Native American 14th-century‘ sweat lodge’ discovered in Mexico City

Native American 14th-century‘ sweat lodge’ discovered in Mexico City

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Native American 14th-century‘ sweat lodge’ discovered in Mexico City

A native American sauna from the 14th century has been discovered in Mexico City.

The so-called sweat lodge’ was discovered at an archaeological site in Mexico City’s La Merced neighbourhood.

Pictured: the temazcal found in Mexico City. Archaeologists discovered this pre-Hispanic sweat lodge used in religious ceremonies in Mexico City

The room is thought to have been used to purify the bodies of locals in a variety of situations, including medical purposes, religious ceremonies, and childbirth. Remains of pre-Hispanic ‘sweat lodge’ discovered in Mexico.

The sweat lodge, known as a ‘temazcal’ in pre-Hispanic culture, was part of the noble neighbourhood of Temazcaltitlan, in the Teopan area of the state of Tenochtitlan, according to the Mexican National Institute of Anthropology and History (INAH).

A sweat lodge is a low profile hut where a purification ceremony was conducted which aimed to cleanse a person by inducing perspiration.

The foundation of a colonial house and a tannery inhabited by people of the Mexica nobility between 1521 and 1620 AD were also found at the excavation site.

‘The findings suggest that in the 16th Century this area was more populated than we initially thought,’ said Víctor Esperón Calleja, who led the excavation work, the BBC reports.

Temazcals were used to purify the body after exertion such as after a battle and also for healing the sick, improving health and aiding in childbirth.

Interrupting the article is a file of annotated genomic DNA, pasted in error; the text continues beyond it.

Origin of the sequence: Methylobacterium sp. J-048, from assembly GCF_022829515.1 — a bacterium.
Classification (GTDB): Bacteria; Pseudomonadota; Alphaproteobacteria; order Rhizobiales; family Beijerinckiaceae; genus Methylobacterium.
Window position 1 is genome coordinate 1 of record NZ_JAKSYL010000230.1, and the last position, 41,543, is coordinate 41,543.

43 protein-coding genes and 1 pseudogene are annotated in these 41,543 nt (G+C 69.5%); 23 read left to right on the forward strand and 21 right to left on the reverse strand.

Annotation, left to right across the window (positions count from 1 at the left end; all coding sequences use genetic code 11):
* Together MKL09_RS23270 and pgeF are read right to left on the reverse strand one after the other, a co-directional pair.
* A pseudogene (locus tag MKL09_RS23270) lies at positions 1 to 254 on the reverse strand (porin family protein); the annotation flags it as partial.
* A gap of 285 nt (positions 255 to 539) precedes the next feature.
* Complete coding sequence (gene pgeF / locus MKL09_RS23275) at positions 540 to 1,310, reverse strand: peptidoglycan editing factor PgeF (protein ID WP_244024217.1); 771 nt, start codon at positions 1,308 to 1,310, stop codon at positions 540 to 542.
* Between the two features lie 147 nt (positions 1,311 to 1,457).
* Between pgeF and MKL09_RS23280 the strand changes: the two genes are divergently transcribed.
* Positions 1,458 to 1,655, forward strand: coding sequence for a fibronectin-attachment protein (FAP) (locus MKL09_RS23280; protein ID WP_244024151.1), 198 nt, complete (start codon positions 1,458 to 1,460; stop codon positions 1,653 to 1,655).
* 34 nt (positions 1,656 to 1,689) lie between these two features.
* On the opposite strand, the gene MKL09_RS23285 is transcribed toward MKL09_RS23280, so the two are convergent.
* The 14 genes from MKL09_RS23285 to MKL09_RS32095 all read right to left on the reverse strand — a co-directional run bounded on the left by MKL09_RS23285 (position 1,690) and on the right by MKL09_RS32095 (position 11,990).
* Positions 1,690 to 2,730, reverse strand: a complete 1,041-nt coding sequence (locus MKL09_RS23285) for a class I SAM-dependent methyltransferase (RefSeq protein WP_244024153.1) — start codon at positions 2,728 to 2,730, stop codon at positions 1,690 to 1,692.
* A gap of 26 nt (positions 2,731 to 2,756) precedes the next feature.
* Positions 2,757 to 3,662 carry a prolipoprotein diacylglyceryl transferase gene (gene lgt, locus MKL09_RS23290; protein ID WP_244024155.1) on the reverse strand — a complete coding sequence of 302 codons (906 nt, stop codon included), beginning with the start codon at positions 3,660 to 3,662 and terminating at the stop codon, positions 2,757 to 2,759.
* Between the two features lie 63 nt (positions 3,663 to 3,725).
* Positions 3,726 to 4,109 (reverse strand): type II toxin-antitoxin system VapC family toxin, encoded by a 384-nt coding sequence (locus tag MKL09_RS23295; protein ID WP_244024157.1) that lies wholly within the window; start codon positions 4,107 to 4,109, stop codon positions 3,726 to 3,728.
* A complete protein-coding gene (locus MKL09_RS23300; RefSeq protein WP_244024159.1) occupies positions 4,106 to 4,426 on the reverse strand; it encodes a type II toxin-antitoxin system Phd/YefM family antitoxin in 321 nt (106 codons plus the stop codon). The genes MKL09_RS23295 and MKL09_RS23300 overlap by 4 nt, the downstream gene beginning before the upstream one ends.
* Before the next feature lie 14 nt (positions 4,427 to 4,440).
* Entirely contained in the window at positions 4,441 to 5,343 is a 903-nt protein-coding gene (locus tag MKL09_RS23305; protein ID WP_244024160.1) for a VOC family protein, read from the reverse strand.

According to the Mexican National Institute of Anthropology and History (INAH), the sweat lodge, known as a ‘temazcal’ in the pre-Hispanic culture, was part of the noble neighbourhood of Temazcaltitlan, in the Teopan area of the state of Tenochtitlan

Tenochtitlan was a large city-state inhabited by the Mexica, the indigenous people of the Valley of Mexico who ruled the Aztec Empire between 1428 and 1521 AD.

The city is believed to have been built on an island in what was then Lake Texococo in the Valley of Mexico.

Victor Esperon Calleja told local media: ‘The site is part of a protected area and that is why Archaeological Rescue Office of the INAH has intervened.

‘Tenochtitlan was divided into four parts and we are in the part called Teopan in a neighbourhood called Temazcaltitlan where the sweat lodges were.’

The INAH has confirmed that the foundation of the temazcal is 16.4 feet (five metres) long and 9.7 feet (2.98 metres) wide with a bathtub and a bench inside its walls.

Archaeologists believe the neighbourhood was used as an area for worshipping female deities such as Ixcuina, the goddess of the labour; Tlazolteotl the deity of vice, purification, steam baths and lust; and Ayopechtli the goddess of birth proper

According to historical records, a dame from the Mexican nobility called Quetzalmoyahuatzin bathed in the temazcal in a purifying ritual before giving birth.

Archaeologists believe the neighbourhood was used as an area for worshipping female deities such as Ixcuina, the goddess of the labour; Tlazolteotl the deity of vice, purification, steam baths and lust; and Ayopechtli the goddess of birth proper.

Other female deities related to fertility, the land or water were also worshipped such as Coatlicue, Toci, Chalchiuhtlicue and Mayahuel.

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P. Natasha Covers Classical Archaeology news and has been with Histecho since 2017. She has a Master's degree in MA Archaeology from New York University's Science, Health and Environmental Reporting program. A California native, she also holds a Bachelor of science in molecular biology and a Master of Science in biology from the University of California, San Diego.

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